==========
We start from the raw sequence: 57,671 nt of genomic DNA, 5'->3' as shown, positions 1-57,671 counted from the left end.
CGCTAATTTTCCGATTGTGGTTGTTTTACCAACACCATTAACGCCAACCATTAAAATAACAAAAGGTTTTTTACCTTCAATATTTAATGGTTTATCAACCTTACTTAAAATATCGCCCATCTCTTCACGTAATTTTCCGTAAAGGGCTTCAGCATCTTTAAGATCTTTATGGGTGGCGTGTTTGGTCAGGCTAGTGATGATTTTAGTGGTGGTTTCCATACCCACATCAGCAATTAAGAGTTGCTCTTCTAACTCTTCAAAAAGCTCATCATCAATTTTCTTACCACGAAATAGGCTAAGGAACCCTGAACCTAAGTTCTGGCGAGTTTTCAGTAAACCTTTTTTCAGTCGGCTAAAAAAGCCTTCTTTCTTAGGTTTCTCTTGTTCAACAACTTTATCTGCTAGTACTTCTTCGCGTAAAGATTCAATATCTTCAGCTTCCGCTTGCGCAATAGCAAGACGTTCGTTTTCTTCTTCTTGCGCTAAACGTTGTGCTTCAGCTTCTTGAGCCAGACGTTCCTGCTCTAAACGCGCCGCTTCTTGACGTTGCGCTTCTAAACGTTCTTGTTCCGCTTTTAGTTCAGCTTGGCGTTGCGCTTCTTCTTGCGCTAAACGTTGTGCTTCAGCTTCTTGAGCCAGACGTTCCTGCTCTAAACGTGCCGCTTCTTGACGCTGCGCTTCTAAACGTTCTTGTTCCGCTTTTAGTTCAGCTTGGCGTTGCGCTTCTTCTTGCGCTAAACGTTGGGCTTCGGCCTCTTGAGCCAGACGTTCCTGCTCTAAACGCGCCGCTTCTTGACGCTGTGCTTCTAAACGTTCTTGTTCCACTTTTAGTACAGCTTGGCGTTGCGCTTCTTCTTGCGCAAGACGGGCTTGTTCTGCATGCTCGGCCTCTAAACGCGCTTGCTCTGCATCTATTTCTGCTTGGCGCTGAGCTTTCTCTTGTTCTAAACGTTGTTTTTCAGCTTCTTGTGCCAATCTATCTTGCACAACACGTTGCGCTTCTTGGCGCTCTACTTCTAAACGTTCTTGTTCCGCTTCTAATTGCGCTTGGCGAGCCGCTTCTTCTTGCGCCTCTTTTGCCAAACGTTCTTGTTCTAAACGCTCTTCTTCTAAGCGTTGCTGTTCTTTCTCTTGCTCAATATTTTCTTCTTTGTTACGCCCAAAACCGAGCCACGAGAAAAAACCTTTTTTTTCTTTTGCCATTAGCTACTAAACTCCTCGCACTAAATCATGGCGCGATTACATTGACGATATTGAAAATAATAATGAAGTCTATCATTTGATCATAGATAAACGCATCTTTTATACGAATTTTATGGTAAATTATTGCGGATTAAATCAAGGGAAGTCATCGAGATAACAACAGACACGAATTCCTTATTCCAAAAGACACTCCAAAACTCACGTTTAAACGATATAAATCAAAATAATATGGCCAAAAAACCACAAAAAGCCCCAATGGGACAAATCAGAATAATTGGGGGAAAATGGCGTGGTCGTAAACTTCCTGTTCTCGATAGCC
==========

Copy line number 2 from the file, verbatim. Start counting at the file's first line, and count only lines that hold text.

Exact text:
CGCTAATTTTCCGATTGTGGTTGTTTTACCAACACCATTAACGCCAACCATTAAAATAACAAAAGGTTTTTTACCTTCAATATTTAATGGTTTATCAACCTTACTTAAAATATCGCCCATCTCTTCACGTAATTTTCCGTAAAGGGCTTCAGCATCTTTAAGATCTTTATGGGTGGCGTGTTTGGTCAGGCTAGTGATGATTTTAGTGGTGGTTTCCATACCCACATCAGCAATTAAGAGTTGCTCTTCTAACTCTTCAAAAAGCTCATCATCAATTTTCTTACCACGAAATAGGCTAAGGAACCCTGAACCTAAGTTCTGGCGAGTTTTCAGTAAACCTTTTTTCAGTCGGCTAAAAAAGCCTTCTTTCTTAGGTTTCTCTTGTTCAACAACTTTATCTGCTAGTACTTCTTCGCGTAAAGATTCAATATCTTCAGCTTCCGCTTGCGCAATAGCAAGACGTTCGTTTTCTTCTTCTTGCGCTAAACGTTGTGCTTCAGCTTCTTGAGCCAGACGTTCCTGCTCTAAACGCGCCGCTTCTTGACGTTGCGCTTCTAAACGTTCTTGTTCCGCTTTTAGTTCAGCTTGGCGTTGCGCTTCTTCTTGCGCTAAACGTTGTGCTTCAGCTTCTTGAGCCAGACGTTCCTGCTCTAAACGTGCCGCTTCTTGACGCTGCGCTTCTAAACGTTCTTGTTCCGCTTTTAGTTCAGCTTGGCGTTGCGCTTCTTCTTGCGCTAAACGTTGGGCTTCGGCCTCTTGAGCCAGACGTTCCTGCTCTAAACGCGCCGCTTCTTGACGCTGTGCTTCTAAACGTTCTTGTTCCACTTTTAGTACAGCTTGGCGTTGCGCTTCTTCTTGCGCAAGACGGGCTTGTTCTGCATGCTCGGCCTCTAAACGCGCTTGCTCTGCATCTATTTCTGCTTGGCGCTGAGCTTTCTCTTGTTCTAAACGTTGTTTTTCAGCTTCTTGTGCCAATCTATCTTGCACAACACGTTGCGCTTCTTGGCGCTCTACTTCTAAACGTTCTTGTTCCGCTTCTAATTGCGCTTGGCGAGCCGCTTCTTCTTGCGCCTCTTTTGCCAAACGTTCTTGTTCTAAACGCTCTTCTTCTAAGCGTTGCTGTTCTTTCTCTTGCTCAATATTTTCTTCTTTGTTACGCCCAAAACCGAGCCACGAGAAAAAACCTTTTTTTTCTTTTGCCATTAGCTACTAAACTCCTCGCACTAAATCATGGCGCGATTACATTGACGATATTGAAAATAATAATGAAGTCTATCATTTGATCATAGATAAACGCATCTTTTATACGAATTTTATGGTAAATTATTGCGGATTAAATCAAGGGAAGTCATCGAGATAACAACAGACACGAATTCCTTATTCCAAAAGACACTCCAAAACTCACGTTTAAACGATATAAATCAAAATAATATGGCCAAAAAACCACAAAAAGCCCCAATGGGACAAATCAGAATAATTGGGGGAAAATGGCGTGGTCGTAAACTTCCTGTTCTCGATAGCC